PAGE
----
Question: What do Bob Barker, Dick Clark, Pat Sajak, and Alex Trebek have in common?
Answer: Bill Cullen hosted more game shows than all of them combined. And all of them have referred to Bill as the best game show host of all time.
Quizmaster: The Life & Times & Fun & Games of Bill Cullen is the remarkable story of a “a kid with polio” who became a mechanic, truck driver, photographer, pilot, disc jockey, and the finest master of ceremonies that a game show could ever have.
On the game show Quick as a Flash in 1949, host Bill Cullen was assisted for some of the questions by actress Mercedes McCambridge. In 1973, McCambridge supplied the voice for a child in what horror movie?
On an episode of the game show Catch Me If You Can in 1948, host Bill Cullen welcomed a contestant who was unemployed and seeking work as an actor. That night, he won a gas range. The following year, that actor made his film debut, playing a painter in The Lady Takes a Sailor. His final film role, in 2000, was playing elderly Hardy Greaves in The Legend of Bagger Vance. Who was that actor?
The long-running game show I've Got a Secret was created and produced by a comedy writer who later became a star in his own right with a wildly popular series of albums featuring his parodies of popular songs. Who was he?
In 1956, The Price is Right premiered with host Bill Cullen. Bill got the job after an actor-comic said no. In 1961, that actor's legendary sitcom made its debut on CBS. Who said no to The Price is Right?
DICK VAN DYKE
About the Author
ADAM NEDEFF grew up in Vienna, West Virginia, and spent his childhood infinitely more interested in late night comedy & game shows than afternoon cartoons. As a teenager, he began collecting game show memorabilia as a hobby, frantically gathering 8x10 glossies of hosts, board game adaptations, videos and DVDs of classic game shows. He was even commissioned to produce a game show for Marshall University at the State Fair of West Virginia. He majored in radio & television at Marshall and by the time he graduated, he had already served as announcer for two locally-produced game shows.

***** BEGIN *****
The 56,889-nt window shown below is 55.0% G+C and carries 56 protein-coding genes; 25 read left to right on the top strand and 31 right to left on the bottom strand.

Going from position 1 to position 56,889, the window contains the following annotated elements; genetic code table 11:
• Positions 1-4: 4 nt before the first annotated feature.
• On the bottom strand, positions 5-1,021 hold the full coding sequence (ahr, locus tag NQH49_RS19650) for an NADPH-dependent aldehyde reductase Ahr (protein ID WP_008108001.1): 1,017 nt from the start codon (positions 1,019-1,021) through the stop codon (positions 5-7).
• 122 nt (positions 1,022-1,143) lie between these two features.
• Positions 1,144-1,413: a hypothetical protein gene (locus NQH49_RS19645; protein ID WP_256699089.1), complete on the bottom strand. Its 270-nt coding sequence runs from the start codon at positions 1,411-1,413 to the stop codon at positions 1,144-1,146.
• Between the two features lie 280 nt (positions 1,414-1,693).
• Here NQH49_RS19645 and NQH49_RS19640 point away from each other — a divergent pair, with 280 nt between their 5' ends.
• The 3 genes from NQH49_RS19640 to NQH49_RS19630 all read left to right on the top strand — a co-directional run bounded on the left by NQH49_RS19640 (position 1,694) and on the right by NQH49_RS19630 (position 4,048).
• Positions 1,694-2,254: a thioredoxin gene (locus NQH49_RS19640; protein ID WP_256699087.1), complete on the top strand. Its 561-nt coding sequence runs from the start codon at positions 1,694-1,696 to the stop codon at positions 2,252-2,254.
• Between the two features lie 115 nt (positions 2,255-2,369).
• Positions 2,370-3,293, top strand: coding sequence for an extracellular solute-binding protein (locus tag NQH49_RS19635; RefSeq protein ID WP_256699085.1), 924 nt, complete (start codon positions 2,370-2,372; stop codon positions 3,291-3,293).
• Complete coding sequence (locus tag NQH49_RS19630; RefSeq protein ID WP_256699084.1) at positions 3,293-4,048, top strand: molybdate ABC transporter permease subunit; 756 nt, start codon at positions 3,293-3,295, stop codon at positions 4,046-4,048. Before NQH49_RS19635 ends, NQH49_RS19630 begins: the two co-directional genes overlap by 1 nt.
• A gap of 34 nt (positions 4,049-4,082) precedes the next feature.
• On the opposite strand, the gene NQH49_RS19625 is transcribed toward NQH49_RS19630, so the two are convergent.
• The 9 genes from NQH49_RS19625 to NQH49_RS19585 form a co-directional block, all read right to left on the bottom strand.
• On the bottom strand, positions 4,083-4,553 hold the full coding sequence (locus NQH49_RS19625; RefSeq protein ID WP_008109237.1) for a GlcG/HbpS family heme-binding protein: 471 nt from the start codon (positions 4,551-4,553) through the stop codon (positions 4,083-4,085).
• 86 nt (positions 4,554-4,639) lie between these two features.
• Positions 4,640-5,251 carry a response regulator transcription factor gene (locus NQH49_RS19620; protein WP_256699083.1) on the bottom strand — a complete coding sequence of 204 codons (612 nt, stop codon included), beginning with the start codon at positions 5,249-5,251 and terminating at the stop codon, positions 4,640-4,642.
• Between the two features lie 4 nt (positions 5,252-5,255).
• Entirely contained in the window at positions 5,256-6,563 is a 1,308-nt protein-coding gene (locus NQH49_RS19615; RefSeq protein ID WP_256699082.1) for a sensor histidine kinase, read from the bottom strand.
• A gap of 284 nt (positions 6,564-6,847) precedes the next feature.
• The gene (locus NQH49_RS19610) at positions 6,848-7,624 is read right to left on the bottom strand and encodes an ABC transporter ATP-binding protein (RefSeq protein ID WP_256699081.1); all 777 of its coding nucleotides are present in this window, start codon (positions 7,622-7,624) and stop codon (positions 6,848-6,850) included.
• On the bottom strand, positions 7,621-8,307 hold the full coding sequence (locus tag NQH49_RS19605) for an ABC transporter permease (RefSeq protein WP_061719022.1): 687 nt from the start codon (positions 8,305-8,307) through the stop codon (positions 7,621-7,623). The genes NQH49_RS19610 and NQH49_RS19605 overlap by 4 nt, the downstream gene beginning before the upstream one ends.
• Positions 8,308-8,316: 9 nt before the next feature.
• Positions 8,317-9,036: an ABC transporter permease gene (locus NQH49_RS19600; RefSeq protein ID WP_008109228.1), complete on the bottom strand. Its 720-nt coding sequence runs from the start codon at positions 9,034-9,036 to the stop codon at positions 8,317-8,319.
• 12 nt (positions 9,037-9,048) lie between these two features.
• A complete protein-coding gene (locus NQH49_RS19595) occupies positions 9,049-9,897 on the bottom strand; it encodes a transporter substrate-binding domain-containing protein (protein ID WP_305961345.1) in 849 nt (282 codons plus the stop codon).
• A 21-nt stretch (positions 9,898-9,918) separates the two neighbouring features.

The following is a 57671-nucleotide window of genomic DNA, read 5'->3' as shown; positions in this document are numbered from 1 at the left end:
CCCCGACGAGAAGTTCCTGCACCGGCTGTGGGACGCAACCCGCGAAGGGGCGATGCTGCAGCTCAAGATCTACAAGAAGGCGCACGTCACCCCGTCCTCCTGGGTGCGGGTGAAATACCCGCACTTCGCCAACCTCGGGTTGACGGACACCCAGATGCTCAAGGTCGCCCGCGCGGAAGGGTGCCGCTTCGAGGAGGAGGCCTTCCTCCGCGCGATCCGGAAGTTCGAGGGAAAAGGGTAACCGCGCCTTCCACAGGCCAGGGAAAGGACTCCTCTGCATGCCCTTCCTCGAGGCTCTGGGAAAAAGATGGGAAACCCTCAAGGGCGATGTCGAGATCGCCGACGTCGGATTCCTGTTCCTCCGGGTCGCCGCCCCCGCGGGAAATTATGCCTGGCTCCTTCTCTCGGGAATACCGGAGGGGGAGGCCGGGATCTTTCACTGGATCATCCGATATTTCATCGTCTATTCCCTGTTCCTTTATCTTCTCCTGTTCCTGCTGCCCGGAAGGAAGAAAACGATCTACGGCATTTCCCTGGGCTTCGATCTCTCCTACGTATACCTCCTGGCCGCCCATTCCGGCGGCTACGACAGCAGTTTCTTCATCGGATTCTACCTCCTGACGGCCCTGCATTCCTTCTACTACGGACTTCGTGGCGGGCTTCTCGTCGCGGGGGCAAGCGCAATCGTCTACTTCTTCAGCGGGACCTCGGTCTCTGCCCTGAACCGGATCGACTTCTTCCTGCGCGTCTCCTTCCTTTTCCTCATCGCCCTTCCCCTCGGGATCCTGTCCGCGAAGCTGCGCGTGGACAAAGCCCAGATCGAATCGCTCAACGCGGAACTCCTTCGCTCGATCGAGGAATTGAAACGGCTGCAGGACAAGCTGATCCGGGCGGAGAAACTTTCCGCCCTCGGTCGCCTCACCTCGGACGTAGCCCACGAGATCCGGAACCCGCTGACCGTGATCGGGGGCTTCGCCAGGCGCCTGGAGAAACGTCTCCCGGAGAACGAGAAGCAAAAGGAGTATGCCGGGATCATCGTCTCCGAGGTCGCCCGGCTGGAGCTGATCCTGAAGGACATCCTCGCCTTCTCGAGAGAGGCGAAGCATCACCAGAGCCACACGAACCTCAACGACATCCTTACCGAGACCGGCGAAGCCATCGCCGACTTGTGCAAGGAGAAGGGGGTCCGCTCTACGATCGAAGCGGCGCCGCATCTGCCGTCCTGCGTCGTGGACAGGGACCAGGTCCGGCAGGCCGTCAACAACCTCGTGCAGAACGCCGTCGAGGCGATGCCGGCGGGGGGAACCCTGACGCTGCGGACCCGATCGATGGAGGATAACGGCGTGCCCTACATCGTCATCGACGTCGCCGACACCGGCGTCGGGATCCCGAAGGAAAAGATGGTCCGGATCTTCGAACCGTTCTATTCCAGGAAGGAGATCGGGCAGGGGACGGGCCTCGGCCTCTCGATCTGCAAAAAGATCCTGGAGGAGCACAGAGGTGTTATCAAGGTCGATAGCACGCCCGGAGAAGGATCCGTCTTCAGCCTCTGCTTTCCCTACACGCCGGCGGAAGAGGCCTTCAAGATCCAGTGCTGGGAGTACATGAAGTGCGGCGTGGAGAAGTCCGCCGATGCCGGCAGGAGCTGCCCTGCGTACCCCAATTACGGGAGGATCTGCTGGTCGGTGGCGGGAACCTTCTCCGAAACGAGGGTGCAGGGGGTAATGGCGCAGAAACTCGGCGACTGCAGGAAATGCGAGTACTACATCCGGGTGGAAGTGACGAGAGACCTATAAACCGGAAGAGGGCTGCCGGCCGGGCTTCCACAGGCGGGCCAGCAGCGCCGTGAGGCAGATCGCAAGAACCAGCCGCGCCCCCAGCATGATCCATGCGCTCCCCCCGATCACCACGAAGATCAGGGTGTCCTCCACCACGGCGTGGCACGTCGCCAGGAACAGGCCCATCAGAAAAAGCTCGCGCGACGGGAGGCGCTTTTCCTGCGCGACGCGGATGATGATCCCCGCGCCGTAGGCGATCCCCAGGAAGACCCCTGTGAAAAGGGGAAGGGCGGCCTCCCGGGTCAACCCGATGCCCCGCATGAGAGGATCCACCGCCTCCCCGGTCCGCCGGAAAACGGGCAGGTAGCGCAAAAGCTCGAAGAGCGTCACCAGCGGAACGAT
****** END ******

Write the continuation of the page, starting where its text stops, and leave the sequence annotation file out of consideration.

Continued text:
He spent a few years toiling as a disc jockey before moving to Los Angeles to see if he could make a career out of his childhood obsessions. He has worked as a freelance comedy writer and appeared as a contestant on three game shows: Catch-21, Trivial Pursuit: America Plays, and Who's Still Standing? He's experienced the world of game shows from the other side of the camera as well, having worked briefly behind-the-scenes for Wheel of Fortune and The Price is Right. With a team of kindred spirits, he helped started a small business, Home Game Enterprizes, which specializes in recreating and producing live game shows for conventions, restaurants, private parties and corporate functions.
Though encouraged by teachers who told him he had “a passion and a flair” for writing, it took years for Adam to finally start writing about the subjects that he knew best. Encouragement came from an unlikely source: late night star Conan O'Brien. Adam was holding down a day job for a wax museum when his bosses surprised him with the news that Conan O'Brien was filming a comedy skit in the museum, and the museum staff had nominated Adam to appear in the skit with him. Off-camera, Adam and Conan struck up a conversation, and Adam walked away with the encouragement he needed to finally start writing. Adam began writing books about game show history, starting with Quizmaster, a comprehensive biography of beloved game show host Bill Cullen, and This Day in Game Show History, a four-volume set chronicling 365 milestones in the history of his favorite genre.